I've been playing around with building some Stock Tracking tools for Excel and I've learned a lot about how to query data from Yahoo! Finances API to get it into Excel while it's all fresh in my memory, I figured I would take some time and document some of the techniques I've been using in my spreadsheets.
Breakdown Of The Yahoo! Finance Query URL
The premise behind how you query stock information in your web browser ultimately boils down to the URL address. Here is the standard URL address formula with two inputs (the Ticker Symbol and the Data Type).
http://finance.yahoo.com/d/quotes.csv?s= [Ticker Symbol] &f= [Data Type]
A Few Examples
To get this data from a web address into an Excel spreadsheet, we can use the WEBSERVICE() function. I'll also wrap a NUMBERVALUE() function around to convert the import text from Yahoo! Finance into a numerical value we can use inside Excel.
Example 1: Pull The "Current Stock Price" for Microsoft's Stock
Example 2: Pull The "Current Dividend" for Microsoft's Stock
Example 3: Pull "% change From 52 Week Low" for Microsoft
This one is a little bit trickier because the results from the url have a plus sign or a negative sign in front of the resulting % change which the NUMBERVALUE() function does not like. In the following formula, I am taking the result from Yahoo! finance and removing the first character (ie +/-) from the result.
Example 4: Link your Ticker Symbols to a Spreadsheet Cell
If you want to use the same formula for a bunch of different ticker symbols, you can link your formula using a cell reference. Here is the same formula from Example 1, however it is now point to a ticker symbol in cell A2.
=NUMBERVALUE(WEBSERVICE("http://finance.yahoo.com/d/quotes.csv?s=" & A2 & "&f=l1"))
Data Type Tables
Yahoo! has a whole collection of data points you can pull about a specific ticker symbol. Here is a list of the variables and what they pull in:
|c||Change & Percent Change|
|k2||Change Percent (Real-time)|
|p2||Change in Percent|
|d1||Last Trade Date|
|t1||Last Trade Time|
|d||Dividend per Share|
|r1||Dividend Pay Date|
|c8||After Hours Change (Real-time)|
|k1||Last Trade (Real-time) With Time|
|l||Last Trade (With Time)|
|l1||Last Trade (Price Only)|
|t8||1-Year Target Price|
|m5||Change From 200 Day Moving Average|
|m6||% Change From 200 Day Moving Average|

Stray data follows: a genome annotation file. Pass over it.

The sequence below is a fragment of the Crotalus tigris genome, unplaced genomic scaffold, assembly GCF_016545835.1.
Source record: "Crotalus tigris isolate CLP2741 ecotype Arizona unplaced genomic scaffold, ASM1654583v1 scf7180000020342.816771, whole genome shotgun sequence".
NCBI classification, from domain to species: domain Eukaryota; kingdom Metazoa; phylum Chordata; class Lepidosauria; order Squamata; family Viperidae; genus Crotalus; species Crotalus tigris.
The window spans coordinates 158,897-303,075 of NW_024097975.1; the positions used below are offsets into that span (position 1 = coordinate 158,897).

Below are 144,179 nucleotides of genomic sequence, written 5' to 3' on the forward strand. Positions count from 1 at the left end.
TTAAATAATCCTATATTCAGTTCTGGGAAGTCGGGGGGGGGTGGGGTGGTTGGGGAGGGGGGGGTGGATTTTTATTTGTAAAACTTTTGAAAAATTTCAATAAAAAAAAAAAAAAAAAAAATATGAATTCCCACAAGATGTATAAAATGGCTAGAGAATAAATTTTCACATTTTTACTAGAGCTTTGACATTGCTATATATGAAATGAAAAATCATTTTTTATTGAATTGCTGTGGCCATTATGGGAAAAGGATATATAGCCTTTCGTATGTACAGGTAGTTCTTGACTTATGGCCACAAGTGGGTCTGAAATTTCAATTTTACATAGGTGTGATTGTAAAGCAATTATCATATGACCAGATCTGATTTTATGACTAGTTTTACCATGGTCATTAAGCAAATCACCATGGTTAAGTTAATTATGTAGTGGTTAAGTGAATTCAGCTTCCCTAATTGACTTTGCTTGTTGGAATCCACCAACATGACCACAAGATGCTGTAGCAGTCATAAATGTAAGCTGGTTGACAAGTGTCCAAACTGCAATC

|m7||Change From 50 Day Moving Average|
|m8||% Change From 50 Day Moving Average|
|m3||50-Day Moving Average|
|m4||200-Day Moving Average|
|k3||Last Trade Size|
|a2||Average Daily Volume|
Ticker Related Information
|j5||Change From 52-Week Low|
|k4||Change From 52-Week High|
|j6||Percent Change From 52-Week Low|
|k5||Percent Change From 52-Week High|
|g1||Holdings Gain Percent|
|g5||Holdings Gain Percent (Real-time)|
|g6||Holdings Gain (Real-time)|
|j3||Market Cap (Real-time)|
|e||Earnings per Share|
|e7||EPS Estimate Current Year|
|e8||EPS Estimate Next Year|
|e9||EPS Estimate Next Quarter|
|p5||Price / Sales|
|p6||Price / Book|
|r2||P/E Ratio (Real-time)|
|r6||Price / EPS Estimate Current Year|
|r7||Price / EPS Estimate Next Year|
|i5||Order Book (Real-time)|
|v7||Holdings Value (Real-time)|
|w1||Day’s Value Change|
|w4||Day’s Value Change (Real-time)|
|m2||Day’s Range (Real-time)|
Refreshing The Formulas
As you might imagine, if you are pulling realtime data from Yahoo! Finance, Excel is not going to recalculate your WEBSERVICE() formulas every second. Therefore, you will need to manually recalculate your sheet (keyboard shortcut F9) in order to refresh your formulas.
VBA Macro To Pull Historical Data
Yahoo! Finance has a ton of historical data for stocks and harnessing VBA's automating power to pull this data in seconds can allow you to perform some unbelievable tailor-made analysis. Let's take this very simple setup in Excel where we have the Stock Ticker in Cell B2 and the Start/End date range you want to pull in Cell C4 and Cell F4 respectively. Also, the Excel Table is named "StockTable".
See if you can follow along with the VBA as it pulls data directly from Yahoo! Finance and places it into Excel. There is a little extra clean up you need to do since the query is pulled into excel as a CSV (comma separated values) data set.